Old dogs are often the companions of aging owners because that old pet has the same problems they've got, says William Tranquilli, DVM, a professor and pain specialist at the University of Illinois. "They don't necessarily want a young pet, they want to do what they can to help their old buddy." They're willing to spend the money and often have more time to treat chronic disease to try to make the old animal more comfortable. And because the pets that we love are good for human health, just having a dog around can reduce the trips owners take to their own doctors. Some physicians recommend that heart attack survivors keep a pet, because it increases their survival.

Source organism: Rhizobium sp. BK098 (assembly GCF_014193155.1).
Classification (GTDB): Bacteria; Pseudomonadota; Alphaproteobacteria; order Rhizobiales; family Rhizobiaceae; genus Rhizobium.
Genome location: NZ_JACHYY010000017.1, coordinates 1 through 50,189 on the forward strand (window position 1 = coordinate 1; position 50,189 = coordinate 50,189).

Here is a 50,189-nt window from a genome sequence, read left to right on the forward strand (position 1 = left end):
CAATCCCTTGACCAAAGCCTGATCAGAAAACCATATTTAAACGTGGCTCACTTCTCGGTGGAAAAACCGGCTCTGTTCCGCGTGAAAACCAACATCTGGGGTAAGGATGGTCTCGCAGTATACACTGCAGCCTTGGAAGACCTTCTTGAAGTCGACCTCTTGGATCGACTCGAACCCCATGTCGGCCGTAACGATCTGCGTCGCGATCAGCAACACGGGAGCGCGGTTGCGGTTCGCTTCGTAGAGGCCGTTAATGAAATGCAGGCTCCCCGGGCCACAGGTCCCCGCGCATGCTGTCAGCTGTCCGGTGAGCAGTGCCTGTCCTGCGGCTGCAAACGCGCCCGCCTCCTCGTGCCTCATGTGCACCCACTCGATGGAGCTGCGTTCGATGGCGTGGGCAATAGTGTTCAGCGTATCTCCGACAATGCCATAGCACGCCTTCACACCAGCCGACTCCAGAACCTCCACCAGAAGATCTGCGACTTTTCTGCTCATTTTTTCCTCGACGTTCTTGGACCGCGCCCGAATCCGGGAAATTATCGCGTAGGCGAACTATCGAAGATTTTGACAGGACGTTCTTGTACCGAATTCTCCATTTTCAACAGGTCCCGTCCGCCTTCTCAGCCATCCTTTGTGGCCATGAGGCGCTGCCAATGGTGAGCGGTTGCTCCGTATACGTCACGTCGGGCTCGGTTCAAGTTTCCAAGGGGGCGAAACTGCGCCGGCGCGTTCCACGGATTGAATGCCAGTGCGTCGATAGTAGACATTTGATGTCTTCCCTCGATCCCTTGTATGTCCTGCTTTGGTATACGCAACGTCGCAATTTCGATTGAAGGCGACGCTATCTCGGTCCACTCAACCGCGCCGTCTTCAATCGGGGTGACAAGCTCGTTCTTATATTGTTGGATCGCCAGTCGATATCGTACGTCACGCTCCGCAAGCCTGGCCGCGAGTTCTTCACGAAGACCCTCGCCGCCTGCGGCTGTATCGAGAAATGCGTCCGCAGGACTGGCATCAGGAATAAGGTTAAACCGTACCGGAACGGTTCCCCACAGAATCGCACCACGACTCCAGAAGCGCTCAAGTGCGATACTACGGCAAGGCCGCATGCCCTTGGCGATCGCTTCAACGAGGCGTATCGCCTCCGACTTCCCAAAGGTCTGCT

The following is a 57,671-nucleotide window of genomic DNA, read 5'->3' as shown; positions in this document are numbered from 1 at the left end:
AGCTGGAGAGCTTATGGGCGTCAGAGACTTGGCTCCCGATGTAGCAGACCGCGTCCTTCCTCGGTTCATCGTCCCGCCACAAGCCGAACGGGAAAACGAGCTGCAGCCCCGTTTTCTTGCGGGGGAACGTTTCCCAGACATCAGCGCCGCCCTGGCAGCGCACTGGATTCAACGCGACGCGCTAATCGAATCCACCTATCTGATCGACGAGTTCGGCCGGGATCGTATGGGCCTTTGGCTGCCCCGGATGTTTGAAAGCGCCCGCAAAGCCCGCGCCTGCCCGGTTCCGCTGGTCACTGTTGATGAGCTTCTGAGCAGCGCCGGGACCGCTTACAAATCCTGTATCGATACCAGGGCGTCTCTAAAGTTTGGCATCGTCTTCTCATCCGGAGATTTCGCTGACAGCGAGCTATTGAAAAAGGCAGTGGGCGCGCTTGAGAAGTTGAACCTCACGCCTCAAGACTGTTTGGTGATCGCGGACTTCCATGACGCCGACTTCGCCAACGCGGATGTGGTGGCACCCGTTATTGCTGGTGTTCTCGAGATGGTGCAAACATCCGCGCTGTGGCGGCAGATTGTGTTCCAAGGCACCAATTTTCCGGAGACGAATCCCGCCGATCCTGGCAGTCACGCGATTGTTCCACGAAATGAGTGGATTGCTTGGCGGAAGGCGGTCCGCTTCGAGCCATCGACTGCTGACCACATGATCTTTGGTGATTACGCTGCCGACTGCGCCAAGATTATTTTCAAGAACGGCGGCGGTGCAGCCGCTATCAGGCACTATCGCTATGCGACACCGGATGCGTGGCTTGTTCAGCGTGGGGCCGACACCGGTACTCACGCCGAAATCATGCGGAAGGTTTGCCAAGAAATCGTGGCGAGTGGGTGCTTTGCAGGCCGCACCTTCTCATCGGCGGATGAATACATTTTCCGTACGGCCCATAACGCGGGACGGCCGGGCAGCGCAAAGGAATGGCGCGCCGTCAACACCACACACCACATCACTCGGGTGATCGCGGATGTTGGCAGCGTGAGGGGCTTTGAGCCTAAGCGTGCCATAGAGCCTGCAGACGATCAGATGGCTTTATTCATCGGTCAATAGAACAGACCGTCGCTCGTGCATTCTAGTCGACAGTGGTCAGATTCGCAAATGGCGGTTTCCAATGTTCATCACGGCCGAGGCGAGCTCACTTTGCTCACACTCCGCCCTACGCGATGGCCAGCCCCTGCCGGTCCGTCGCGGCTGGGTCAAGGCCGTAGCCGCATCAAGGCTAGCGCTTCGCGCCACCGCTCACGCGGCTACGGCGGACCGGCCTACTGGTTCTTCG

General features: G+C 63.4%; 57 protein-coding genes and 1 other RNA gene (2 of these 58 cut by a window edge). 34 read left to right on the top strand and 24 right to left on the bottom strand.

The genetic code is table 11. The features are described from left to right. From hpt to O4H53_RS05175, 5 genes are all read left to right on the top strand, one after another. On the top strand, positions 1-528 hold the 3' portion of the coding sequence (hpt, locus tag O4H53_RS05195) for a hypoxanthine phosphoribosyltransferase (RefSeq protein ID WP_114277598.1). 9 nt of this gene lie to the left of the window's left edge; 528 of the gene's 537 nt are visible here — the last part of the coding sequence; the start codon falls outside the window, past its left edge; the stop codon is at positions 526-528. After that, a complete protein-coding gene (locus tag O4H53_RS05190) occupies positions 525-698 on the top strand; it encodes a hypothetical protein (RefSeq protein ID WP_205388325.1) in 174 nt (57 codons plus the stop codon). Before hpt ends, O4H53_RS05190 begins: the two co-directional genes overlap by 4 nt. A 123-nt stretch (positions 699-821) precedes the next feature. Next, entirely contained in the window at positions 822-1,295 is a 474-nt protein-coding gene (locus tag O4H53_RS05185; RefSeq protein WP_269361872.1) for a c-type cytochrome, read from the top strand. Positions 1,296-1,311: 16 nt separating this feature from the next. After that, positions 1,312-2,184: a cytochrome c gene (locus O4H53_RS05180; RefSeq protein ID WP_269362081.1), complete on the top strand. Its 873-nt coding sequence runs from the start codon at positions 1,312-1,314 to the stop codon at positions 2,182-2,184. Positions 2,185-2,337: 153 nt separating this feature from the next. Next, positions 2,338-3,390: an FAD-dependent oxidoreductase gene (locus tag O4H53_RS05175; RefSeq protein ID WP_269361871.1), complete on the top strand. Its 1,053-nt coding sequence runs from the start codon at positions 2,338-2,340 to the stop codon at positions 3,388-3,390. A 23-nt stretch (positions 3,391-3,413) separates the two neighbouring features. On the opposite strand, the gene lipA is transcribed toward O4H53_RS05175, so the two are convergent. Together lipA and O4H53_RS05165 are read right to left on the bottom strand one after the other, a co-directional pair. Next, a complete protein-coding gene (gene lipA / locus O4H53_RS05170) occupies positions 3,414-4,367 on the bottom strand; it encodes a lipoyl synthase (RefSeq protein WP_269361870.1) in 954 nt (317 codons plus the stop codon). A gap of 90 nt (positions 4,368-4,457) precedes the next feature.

People of all ages, whose human family members live far away, become even more emotionally dependent on the dog. In cases of elderly owners, Fritzie may be the only remaining family member they have. Of those pet owners who have a will, 27 percent have included provisions for their pets. Prolonging the dog's life touches on a host of social and emotional issues.
Dogs who have spent a decade or more with us have learned what we like and expect
"We share our secret souls with our pets in ways we wouldn't dare with another human being," says Dr. Wallace Sife, a psychologist and president of the Association for Pet Loss and Bereavement. "We're human beings, and love is love. Love for a pet is no different than love for another human being."
Reprinted from Complete Care for Your Aging Dog by Amy Shojai © 2003 Permission granted by New American Library.